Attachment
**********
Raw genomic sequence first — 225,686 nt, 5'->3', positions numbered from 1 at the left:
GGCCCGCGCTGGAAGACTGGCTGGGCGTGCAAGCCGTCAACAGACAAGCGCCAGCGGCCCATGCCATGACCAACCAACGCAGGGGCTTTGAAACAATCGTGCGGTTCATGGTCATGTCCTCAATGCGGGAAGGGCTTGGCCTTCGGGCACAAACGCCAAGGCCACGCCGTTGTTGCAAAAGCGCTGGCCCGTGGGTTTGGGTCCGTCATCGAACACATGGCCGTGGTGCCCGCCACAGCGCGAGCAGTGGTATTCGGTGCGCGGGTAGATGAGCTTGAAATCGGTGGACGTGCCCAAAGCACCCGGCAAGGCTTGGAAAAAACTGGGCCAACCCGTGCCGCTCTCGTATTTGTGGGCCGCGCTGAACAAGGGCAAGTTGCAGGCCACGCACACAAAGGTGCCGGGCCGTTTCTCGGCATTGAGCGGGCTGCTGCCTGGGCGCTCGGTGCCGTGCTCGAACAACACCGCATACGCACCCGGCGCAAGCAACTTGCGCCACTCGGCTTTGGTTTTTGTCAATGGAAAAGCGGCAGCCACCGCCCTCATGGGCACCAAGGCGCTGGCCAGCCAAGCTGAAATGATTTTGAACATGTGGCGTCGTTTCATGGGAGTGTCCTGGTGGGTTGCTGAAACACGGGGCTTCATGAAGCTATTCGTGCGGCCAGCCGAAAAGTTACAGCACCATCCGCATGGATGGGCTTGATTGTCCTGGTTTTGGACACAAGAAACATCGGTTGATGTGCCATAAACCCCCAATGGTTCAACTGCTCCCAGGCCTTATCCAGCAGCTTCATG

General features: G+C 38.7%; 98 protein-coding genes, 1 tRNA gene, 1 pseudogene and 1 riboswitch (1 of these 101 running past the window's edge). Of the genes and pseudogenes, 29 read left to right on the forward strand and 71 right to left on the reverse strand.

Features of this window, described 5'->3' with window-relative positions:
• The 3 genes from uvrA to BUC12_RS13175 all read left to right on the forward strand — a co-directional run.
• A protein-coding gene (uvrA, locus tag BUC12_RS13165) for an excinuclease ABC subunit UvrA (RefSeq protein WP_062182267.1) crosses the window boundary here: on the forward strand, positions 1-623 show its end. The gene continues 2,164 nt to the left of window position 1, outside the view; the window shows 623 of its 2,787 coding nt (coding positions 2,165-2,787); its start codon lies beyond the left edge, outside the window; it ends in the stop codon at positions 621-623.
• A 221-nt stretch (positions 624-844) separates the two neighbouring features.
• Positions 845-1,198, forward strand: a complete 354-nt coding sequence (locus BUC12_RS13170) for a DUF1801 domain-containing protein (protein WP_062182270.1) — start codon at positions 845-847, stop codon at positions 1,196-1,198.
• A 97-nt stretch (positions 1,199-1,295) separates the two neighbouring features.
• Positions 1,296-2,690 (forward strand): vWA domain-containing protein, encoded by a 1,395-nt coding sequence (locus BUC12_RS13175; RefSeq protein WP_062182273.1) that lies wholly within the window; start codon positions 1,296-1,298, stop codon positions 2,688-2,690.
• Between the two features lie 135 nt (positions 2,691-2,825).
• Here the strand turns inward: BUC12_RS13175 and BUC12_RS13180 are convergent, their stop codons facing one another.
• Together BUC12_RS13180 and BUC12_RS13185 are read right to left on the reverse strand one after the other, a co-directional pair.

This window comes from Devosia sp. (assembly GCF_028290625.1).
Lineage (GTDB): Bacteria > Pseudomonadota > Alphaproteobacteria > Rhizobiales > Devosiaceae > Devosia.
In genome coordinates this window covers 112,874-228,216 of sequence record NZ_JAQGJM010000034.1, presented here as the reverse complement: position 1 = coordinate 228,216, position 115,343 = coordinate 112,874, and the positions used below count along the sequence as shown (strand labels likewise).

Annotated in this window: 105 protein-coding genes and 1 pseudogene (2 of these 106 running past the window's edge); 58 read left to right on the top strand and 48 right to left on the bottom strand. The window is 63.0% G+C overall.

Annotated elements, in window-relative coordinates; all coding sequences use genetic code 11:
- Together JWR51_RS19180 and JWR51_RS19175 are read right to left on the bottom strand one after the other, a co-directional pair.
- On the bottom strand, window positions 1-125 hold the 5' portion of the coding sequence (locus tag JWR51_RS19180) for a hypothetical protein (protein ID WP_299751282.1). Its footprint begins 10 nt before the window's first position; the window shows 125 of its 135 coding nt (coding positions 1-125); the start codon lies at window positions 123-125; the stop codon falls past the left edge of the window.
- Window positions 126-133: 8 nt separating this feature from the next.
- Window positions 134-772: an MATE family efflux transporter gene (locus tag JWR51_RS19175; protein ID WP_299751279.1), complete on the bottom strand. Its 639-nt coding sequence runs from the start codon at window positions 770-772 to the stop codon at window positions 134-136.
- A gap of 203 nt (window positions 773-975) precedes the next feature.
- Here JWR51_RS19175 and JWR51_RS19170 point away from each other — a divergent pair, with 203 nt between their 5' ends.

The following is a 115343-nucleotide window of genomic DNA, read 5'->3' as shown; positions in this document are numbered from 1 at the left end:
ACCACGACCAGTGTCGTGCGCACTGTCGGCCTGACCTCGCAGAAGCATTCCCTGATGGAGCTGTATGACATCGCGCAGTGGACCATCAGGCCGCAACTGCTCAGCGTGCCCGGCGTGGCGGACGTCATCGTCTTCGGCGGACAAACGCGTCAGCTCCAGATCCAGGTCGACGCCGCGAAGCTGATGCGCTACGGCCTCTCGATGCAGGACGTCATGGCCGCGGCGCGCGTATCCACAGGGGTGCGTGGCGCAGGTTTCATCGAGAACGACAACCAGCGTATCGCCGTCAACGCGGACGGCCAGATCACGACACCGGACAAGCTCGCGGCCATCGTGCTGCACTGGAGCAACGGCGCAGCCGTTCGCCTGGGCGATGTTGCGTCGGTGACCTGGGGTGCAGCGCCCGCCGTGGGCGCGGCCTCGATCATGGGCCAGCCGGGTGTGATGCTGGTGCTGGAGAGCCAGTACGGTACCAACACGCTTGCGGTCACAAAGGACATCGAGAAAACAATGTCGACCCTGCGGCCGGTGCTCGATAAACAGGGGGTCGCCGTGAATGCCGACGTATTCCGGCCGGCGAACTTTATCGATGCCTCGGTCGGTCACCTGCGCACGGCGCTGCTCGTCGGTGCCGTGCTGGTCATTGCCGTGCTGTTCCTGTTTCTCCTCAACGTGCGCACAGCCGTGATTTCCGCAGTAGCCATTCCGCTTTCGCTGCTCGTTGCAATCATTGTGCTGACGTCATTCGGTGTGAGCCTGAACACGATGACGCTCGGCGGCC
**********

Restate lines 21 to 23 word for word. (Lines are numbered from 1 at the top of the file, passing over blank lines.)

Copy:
- Window positions 126-133: 8 nt separating this feature from the next.
- Window positions 134-772: an MATE family efflux transporter gene (locus tag JWR51_RS19175; protein ID WP_299751279.1), complete on the bottom strand. Its 639-nt coding sequence runs from the start codon at window positions 770-772 to the stop codon at window positions 134-136.
- A gap of 203 nt (window positions 773-975) precedes the next feature.